I tried to watch that bit with Christy and the evil Divas, but it got to the point that I couldn't bear it any more. Trish, Molly and Gail make a great trio of feminine evil, (with the occasional visit from Jazz) but this was so poorly written even they couldn't save it. Yuck. Yuck, yuck. When did they let Jerry Lawler into the booking meetings?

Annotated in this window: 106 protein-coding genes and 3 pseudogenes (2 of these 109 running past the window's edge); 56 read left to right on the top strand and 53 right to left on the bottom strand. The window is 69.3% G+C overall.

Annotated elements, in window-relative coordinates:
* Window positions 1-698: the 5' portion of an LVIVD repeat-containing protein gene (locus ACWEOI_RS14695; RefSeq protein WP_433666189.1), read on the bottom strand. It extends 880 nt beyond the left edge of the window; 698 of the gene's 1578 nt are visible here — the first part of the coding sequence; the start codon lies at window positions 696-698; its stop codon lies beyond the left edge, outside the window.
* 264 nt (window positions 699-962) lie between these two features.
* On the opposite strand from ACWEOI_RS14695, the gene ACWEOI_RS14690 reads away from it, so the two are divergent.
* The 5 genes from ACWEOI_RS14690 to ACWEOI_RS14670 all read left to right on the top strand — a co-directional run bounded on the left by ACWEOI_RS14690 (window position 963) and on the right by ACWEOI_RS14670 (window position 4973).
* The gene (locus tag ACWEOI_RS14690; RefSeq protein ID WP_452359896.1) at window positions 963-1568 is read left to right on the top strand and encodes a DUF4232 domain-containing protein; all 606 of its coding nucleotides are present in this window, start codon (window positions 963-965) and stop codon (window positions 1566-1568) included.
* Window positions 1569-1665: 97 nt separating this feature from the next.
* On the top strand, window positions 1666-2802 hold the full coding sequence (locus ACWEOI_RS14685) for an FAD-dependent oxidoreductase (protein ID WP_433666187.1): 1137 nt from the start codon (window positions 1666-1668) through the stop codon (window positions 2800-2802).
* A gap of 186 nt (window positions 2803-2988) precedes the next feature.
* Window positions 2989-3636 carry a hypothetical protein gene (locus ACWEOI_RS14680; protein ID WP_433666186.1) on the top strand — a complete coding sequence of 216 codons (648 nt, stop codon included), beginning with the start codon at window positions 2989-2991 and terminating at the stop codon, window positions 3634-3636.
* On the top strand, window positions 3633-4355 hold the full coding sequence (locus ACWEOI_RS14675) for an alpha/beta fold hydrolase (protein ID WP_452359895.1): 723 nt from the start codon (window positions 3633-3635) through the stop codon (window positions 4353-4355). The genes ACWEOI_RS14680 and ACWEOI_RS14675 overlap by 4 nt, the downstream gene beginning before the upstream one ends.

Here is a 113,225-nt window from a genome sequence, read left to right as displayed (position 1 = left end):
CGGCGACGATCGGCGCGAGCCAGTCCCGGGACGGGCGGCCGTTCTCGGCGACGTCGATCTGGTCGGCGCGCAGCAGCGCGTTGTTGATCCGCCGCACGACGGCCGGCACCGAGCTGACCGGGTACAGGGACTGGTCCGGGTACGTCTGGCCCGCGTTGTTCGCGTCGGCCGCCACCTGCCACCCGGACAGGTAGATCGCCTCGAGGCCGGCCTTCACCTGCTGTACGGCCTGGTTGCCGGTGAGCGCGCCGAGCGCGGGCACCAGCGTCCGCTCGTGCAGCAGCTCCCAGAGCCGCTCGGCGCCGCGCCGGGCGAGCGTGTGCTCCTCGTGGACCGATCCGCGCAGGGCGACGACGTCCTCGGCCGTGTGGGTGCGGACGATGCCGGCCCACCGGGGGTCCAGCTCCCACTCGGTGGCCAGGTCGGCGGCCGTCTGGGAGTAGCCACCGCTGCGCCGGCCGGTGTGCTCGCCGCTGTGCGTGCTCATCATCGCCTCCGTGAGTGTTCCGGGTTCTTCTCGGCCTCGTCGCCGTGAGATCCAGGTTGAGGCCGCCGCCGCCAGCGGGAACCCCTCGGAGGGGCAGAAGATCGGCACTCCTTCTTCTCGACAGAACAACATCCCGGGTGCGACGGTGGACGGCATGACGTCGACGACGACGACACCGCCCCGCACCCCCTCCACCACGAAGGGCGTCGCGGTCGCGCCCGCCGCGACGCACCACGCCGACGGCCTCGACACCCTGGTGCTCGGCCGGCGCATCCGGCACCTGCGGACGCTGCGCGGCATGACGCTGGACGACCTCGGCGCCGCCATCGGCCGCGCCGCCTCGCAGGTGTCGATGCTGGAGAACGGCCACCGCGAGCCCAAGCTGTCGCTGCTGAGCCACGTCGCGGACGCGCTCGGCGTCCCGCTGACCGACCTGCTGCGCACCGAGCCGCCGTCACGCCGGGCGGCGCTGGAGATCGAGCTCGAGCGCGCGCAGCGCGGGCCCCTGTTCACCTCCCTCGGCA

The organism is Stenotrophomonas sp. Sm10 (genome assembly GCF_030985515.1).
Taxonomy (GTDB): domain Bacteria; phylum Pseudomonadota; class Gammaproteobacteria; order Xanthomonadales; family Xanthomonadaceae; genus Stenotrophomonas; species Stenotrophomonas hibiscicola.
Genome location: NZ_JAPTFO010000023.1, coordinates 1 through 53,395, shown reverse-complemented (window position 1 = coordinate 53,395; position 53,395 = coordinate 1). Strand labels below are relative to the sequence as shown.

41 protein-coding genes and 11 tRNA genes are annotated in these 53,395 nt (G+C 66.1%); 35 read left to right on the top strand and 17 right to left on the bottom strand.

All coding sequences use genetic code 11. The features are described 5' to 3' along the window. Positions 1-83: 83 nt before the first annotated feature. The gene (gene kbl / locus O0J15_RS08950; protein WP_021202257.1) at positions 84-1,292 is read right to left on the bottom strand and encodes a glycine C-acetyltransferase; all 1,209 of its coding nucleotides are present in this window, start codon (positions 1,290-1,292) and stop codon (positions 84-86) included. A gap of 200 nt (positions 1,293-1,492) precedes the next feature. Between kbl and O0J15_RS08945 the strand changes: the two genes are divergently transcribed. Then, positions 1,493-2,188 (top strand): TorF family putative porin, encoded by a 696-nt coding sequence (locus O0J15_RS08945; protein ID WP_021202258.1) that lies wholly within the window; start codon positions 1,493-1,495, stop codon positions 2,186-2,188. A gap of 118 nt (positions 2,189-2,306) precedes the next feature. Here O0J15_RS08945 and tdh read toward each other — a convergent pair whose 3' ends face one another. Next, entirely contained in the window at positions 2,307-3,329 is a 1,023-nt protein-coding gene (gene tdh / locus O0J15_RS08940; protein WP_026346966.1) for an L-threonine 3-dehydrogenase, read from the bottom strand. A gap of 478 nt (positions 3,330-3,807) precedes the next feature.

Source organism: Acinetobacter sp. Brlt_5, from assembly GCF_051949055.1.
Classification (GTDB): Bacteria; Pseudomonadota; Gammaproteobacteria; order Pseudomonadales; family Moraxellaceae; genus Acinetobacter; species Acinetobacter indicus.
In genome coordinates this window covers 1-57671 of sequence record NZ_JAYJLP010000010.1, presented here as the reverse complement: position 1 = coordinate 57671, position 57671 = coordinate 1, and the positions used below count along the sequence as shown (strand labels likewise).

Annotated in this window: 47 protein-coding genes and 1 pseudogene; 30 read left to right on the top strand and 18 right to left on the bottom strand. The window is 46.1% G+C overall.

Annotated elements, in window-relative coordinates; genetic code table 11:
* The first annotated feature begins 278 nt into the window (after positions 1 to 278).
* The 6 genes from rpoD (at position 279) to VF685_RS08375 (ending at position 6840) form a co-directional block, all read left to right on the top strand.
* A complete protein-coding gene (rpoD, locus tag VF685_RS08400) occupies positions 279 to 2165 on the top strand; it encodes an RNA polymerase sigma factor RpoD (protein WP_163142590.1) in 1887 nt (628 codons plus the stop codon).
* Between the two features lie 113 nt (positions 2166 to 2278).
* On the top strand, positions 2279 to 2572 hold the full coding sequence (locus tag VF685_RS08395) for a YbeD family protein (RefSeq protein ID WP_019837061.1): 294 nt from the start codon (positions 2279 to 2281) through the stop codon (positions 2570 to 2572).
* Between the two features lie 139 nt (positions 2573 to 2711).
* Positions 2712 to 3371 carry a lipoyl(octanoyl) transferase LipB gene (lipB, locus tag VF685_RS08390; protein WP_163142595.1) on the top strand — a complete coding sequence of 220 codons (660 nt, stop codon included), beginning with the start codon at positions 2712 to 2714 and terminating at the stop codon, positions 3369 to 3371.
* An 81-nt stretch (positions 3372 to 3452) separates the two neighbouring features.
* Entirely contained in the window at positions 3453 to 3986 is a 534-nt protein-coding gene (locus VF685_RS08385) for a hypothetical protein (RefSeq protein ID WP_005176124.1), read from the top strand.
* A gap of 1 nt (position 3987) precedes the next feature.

Finally, we wrapped it up with a main event pitting Randy Orton against Batista, with his role in the TT main event at stake. Not really anything noteworthy, although I'd be lying if I said it was better than I thought it was going to be at the opening bell. This was pretty much all Batista, which makes sense if you judge the characters solely by their physical attributes and not by their history, personalities, motivations and strategies. Orton should have been taking advantage of Batista's temper and speed, working furiously considering the grim circumstances surrounding him, but carefully considering the risks. If his hype were to be believed, he would've slowly, surely taken apart the bigger man and proven his worth as a former Champ. Instead, this was even more traditionally structured and simple than the Hurricane & Rosey vs. Rhyno & Tajiri match earlier in the night. And, while I mildly sung that match's praises, that also wasn't in the main event slot. There's a difference between lending solid meat to the middle of a fast-paced show and slowing down an entire program with a forgettable main event. This needed to do a lot more than it did, I guess, is what I'm getting at.